Ask an Expert! If you have any questions about providing child care, please contact one of our knowledgeable consultants at PacificCARE.
Frequently Asked Insurance Questions for Caregivers:
Q: Do I need special insurance for my vehicle when I use it for my child care business?
A: Yes, using your vehicle more than 6 times a month for child care related travel would require you to have business use coverage. Please contact your local insurance dealer for more information.
Q: Do I need to have child care liability insurance coverage, or will my home liability insurance be enough?
A: For licensed child care providers home insurance will not cover children that you are being paid to care for. It is important for your own protection as well as that of the children to have adequate child care liability insurance. Home liability insurance may be enough if you are a license-not-required caregiver, but you would need to confirm that with your individual insurance agent and inform them that you are being paid to care for children in your home. PacificCARE has a group liability insurance policy that you may be interested in purchasing. The cost is reasonable and the policy is specialized for child care providers. Please contact PacificCARE for more information.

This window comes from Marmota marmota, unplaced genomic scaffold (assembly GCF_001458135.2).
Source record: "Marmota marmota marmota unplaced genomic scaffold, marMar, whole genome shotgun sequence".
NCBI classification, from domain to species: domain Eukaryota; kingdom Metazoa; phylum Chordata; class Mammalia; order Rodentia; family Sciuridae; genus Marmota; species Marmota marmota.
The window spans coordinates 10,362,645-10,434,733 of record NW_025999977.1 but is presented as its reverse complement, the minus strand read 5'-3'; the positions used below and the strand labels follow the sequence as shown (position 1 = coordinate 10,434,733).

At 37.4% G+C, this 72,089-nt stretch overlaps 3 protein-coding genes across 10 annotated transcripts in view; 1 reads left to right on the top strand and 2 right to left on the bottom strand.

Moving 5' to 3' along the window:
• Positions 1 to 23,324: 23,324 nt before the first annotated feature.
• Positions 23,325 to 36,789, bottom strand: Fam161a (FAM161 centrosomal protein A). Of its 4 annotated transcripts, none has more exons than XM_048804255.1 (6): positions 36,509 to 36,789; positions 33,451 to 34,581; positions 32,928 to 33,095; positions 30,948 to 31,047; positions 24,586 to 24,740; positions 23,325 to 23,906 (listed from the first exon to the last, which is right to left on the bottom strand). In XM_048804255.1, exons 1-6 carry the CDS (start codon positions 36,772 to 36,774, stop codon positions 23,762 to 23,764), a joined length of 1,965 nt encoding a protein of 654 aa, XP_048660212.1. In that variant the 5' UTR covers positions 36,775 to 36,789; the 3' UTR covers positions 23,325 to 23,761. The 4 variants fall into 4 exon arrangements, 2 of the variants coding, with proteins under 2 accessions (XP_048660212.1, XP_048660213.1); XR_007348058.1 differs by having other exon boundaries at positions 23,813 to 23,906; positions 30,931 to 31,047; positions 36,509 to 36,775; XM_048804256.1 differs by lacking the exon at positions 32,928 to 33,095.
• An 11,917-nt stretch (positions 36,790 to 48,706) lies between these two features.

Q: Where can I get my hands on some new materials or ideas to use with my children?
A: PacificCARE has a resource library of books, videos, toys, theme boxes and equipment that are available to members on loan. Please contact our office to find out more about becoming a member.
Q: I'm thinking about caring for two or three children in my home. I also have two kids of my own. Can I do this?
A: You can care for a maximum of two children not related to you by blood or marriage without obtaining a license. (The only time you could care for more than two children other than your own is if they are a sibling group from one family.) Anyone caring for three or more children is required by law to become licensed. PacificCARE has more information about becoming licensed or about getting support as a license-not-required caregiver.
Q: I have a parent who is frequently a few minutes late picking up her child. She is also often late with payment and gives lots of excuses each time. What should I do?
A: Having a good contract that both you and the parent have agreed to and signed can prevent a lot of headaches. Think about having a written policy for late pick up and late payment. Make sure your expectations are clear with the parent. Don't be afraid to enforce the agreement. You can be flexible when there are the occasional exceptions or emergencies but if the parent is continually not abiding by your guidelines this is disrespectful. Parents in general will treat you how you treat yourself. If you act professional you will be more respected. If you are not clear about boundaries then you are more vulnerable to being taken advantage of.